I bought an air fryer last year during the middle of the worst of the pandemic. It was one of the better purchases I've made in a long time.
Apparently, I wasn't alone. Along with getting a puppy and having a baby, buying an air fryer during COVID was apparently part of some sort of coping exercise for people.
Also eating more... binge-watching Netflix shows, and buying pants that can be worn casually at home on Zoom calls, and also less casually to work on the days when you do find yourself at the office.
True confession: I did all of those things, too.
But here's what the last thing (the pants) and the first thing (air fryer) have in common: They both delivered on what was advertised.
The air fryer is amazing. It just works exactly as it is supposed to.
And those pants I bought--probably the best pair of pants I've ever owned. They're comfortable, versatile, stylish, and exactly as advertised.
As usual, these kinds of reflections led me to start thinking about faith and life.
There it is. I bet you were wondering when that shift was going to come. And I handled it so smoothly, too!
But still, I did get to thinking about the "as advertised" label in relation to what a lot of us think the Christian life should be like.
I can't tell you how many people I've talked to over the years who experience tragedy, trials, and tribulations, and then wonder aloud why bad things are happening to them when they took the trouble to become a Christian so they wouldn't.
Don't get me wrong, they don't say those things outright, but in so many words they will express their displeasure that the whole Christian thing really isn't "as advertised."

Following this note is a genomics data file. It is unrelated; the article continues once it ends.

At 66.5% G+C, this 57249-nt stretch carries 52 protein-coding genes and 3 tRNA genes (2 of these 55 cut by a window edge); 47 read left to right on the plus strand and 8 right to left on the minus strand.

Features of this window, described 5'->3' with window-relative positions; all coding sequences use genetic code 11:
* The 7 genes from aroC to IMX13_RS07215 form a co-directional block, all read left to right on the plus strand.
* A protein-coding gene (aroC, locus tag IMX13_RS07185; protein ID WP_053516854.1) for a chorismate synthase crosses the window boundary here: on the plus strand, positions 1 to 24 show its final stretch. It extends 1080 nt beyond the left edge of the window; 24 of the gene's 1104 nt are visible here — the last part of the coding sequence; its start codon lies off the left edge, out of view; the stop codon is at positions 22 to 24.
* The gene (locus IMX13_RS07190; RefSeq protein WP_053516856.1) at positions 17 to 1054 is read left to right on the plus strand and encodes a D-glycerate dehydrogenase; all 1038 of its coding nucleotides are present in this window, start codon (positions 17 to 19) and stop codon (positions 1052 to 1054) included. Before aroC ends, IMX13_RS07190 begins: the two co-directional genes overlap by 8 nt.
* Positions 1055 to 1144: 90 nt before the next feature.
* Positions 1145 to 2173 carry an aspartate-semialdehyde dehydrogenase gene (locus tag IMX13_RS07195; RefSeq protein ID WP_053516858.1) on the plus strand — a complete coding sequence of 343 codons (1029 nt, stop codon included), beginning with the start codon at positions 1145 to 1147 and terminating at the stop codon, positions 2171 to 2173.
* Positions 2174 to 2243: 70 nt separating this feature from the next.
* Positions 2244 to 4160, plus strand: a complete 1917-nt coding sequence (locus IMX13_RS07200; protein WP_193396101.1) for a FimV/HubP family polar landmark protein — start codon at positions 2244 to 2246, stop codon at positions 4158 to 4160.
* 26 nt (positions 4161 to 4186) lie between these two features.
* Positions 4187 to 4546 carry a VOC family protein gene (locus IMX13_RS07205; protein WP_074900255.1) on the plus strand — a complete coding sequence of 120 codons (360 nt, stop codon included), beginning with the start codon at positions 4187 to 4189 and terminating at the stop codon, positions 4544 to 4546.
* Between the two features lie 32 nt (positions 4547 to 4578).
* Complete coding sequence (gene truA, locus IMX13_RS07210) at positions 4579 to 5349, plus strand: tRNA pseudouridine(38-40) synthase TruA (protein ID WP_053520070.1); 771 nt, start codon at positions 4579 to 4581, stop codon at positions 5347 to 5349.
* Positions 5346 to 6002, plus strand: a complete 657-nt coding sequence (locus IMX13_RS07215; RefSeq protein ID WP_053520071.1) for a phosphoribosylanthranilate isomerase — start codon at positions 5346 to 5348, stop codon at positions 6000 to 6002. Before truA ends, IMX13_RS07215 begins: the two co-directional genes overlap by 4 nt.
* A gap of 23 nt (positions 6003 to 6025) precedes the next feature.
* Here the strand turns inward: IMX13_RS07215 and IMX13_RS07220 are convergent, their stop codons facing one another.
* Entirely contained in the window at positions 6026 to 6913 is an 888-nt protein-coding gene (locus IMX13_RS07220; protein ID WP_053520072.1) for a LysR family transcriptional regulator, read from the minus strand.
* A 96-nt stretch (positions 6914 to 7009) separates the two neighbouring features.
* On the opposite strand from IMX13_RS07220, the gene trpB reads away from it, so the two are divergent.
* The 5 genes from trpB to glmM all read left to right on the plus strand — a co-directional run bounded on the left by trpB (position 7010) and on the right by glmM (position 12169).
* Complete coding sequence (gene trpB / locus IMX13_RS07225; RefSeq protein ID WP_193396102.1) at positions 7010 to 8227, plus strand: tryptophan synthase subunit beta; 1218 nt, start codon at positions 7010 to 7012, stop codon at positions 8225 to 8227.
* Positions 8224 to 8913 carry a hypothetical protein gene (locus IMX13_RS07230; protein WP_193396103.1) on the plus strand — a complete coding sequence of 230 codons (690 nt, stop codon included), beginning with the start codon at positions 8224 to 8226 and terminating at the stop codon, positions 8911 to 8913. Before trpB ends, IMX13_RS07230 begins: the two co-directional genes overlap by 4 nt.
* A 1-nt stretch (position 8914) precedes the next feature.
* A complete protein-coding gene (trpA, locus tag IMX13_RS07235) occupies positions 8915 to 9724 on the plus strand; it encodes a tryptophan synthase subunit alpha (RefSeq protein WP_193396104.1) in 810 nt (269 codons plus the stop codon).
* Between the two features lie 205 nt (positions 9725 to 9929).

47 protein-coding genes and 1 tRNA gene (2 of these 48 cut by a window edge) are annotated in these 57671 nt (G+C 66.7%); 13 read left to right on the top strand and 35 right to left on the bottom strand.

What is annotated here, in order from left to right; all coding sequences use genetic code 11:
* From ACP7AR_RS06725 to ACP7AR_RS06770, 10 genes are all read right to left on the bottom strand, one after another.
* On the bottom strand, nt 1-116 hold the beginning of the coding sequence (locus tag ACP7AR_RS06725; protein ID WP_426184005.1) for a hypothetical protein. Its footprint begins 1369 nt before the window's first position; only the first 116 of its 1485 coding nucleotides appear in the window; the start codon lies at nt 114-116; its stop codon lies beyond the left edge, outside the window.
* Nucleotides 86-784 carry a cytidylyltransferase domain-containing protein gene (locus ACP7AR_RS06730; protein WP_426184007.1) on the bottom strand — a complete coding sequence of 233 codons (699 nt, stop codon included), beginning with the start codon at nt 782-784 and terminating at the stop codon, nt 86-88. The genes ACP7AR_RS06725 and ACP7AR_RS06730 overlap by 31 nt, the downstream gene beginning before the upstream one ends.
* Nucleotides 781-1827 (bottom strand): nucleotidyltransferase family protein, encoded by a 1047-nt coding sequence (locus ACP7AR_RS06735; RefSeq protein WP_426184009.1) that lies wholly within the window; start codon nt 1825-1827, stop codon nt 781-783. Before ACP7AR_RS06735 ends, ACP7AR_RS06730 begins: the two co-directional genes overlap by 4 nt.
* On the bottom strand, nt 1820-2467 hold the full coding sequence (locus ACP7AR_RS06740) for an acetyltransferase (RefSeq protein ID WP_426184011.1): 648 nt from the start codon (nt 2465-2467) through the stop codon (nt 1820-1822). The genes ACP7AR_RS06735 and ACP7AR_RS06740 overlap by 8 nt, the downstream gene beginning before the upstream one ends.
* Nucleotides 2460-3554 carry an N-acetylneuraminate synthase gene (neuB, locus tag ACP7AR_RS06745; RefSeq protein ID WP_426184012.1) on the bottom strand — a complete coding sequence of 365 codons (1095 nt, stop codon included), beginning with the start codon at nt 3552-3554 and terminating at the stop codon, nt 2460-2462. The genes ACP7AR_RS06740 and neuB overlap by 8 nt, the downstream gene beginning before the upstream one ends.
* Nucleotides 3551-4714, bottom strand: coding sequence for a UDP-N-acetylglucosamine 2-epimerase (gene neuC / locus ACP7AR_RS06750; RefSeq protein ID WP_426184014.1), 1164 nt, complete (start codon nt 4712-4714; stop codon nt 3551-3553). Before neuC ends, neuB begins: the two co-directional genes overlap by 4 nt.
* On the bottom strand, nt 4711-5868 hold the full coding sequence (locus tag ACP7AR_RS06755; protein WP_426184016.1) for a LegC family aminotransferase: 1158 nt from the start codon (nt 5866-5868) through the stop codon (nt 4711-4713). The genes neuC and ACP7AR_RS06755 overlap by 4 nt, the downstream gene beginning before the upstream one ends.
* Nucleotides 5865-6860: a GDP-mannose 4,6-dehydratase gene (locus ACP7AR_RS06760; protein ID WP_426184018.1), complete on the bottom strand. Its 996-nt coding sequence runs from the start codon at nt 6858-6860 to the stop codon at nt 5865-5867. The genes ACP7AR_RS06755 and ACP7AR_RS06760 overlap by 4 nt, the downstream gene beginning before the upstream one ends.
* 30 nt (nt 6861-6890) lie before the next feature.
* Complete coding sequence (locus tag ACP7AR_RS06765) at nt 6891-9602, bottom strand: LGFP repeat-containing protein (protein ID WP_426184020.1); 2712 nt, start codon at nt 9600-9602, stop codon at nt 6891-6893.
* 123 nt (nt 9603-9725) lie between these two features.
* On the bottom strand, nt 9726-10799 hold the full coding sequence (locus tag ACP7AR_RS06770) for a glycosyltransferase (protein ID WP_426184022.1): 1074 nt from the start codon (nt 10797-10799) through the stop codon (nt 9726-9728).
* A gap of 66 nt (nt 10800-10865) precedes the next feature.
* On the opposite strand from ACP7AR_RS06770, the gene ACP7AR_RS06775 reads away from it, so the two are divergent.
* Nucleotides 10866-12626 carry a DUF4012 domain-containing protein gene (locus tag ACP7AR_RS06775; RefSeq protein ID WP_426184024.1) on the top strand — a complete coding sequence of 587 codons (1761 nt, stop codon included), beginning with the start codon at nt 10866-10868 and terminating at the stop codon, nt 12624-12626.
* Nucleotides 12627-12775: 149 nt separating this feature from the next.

After all, Jesus promised happiness, joy, carefree living, prosperity, and the like... right? Not really, actually. In fact, if you read through the sayings of Jesus you'll find the exact opposite at times.
Jesus didn't mince words when he told his followers that they would experience, rejection, betrayal, hardship, troubles, pain, and the like. In other words, he told them they would experience life with all that it brings.
He also told them that they would find peace, fulfillment, joy, hope and most of all they would know love. They would be able to discover what it means to live their best and truest lives no matter what.
And so when I think about how some might say that the Christian life isn't "as advertised," I would beg to differ. It is exactly as advertised when you take the time to read what Jesus actually said about it.
It's as advertised because what Jesus was sharing wasn't respite from the troubles that life brings, it was a respite from worrying constantly about them. He also offered restoration, renewal, rest, and resurrection, all of which we can experience as well.
May you find hope and peace in this truth, and may it be a comfort to you in times of challenge. And may the grace and peace of our Lord Jesus Christ be with you now and always. Amen.